Conservation News

Rusty Blackbird Blitz Returns

By Carol Foss, Senior Advisor for Science and Policy

As I write, New Hampshire temperatures are in the single digits and icy winds are blasting across the landscape. The last New Hampshire Rusty Blackbird sightings were in early December, and the nearest flocks in the first week of 2015 are located in New Jersey. Nonetheless, my thoughts are already turning to Rusty Blackbirds, and by the time this issue reaches readers, the 2015 Migration Blitz field season will be upon us!

Rusty Blackbird Data from 2014

Rusty Blackbird Data from 2014. Click to see the larger map.

Sponsored by the International Rusty Blackbird Working Group in partnership with eBird, the Cornell Laboratory of Ornithology, and the Vermont Center for Ecostudies, the three-year Rusty Blackbird Spring Migration Blitz is a continent-wide effort to shed light on the migration ecology of this elusive species. Following the successful inaugural 2014 field season, Blitz organizers are looking forward to even stronger participation in 2015.

The Blitz challenges birders across 38 states, nine provinces, and three Canadian territories to search for Rusty Blackbirds during their northward migratory journey. To participate, birders scour the landscape for Rusties and report their data to eBird under the “Rusty Blackbird Spring Migration Blitz” observation type, enabling the Blitz to tap into an existing network of citizen scientists and to encourage new participants to use a broad-based conservation tool. These data will be used to identify Rusty Blackbird hotspots across the landscape and assess whether critical stopover areas are adequately protected. The ultimate goal is to ensure that Rusty Blackbirds have access to high-quality habitat throughout a journey that is energetically costly and already fraught with peril.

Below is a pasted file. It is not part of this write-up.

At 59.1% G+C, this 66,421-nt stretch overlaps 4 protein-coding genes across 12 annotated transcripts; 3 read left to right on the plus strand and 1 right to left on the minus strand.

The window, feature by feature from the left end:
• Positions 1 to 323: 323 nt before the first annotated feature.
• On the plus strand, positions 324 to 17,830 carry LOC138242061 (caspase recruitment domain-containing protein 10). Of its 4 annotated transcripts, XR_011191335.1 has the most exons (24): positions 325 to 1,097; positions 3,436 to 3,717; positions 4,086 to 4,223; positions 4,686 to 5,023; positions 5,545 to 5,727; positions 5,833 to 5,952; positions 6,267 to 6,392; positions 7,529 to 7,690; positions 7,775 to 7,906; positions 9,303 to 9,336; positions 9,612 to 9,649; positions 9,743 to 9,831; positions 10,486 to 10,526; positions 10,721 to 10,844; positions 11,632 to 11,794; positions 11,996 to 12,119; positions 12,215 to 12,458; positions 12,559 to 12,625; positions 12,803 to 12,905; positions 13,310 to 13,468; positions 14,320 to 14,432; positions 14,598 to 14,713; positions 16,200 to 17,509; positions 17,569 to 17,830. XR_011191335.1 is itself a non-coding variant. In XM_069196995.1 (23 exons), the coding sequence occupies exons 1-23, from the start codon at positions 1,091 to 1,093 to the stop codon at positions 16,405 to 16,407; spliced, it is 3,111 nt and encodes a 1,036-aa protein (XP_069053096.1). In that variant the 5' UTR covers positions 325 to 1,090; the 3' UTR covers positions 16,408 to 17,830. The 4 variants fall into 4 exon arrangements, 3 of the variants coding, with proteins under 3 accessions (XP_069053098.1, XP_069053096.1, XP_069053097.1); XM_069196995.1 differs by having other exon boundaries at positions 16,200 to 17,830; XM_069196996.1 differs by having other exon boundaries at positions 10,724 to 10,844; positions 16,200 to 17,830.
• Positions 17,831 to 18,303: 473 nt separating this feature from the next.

While most of New Hampshire’s 2014 Blitz reports were of individuals or pairs, observers located flocks of 14 to 29 individuals in Concord, Dalton, Dummer, Fremont, Lee, and Milan. Goals for 2015 NH Blitz include revisiting those sites to determine if flocks stop there in multiple years, revisiting other locations with previous sightings and finding new areas with Rusty Blackbird activity.

Target dates for Blitz efforts in New Hampshire are from mid-March through April, but we encourage reports of Rusty Blackbird sightings to e-Bird at any time of year, as every reported sighting contributes to our knowledge of the species. The timing of peak migration varies from one year to the next, and was on the late side last spring. The flocks noted above were observed between April 3 and 13, and an individual that had overwintered in Pittsfield was last seen on the April 12. What will happen this year? YOU can help find out! So grab your binoculars, pull on your boots, and head for an inviting field or swamp to look and listen for these elusive birds!

To learn more about the Rusty Blackbird Spring Migration Blitz and how to participate, visit our website at or contact Carol Foss at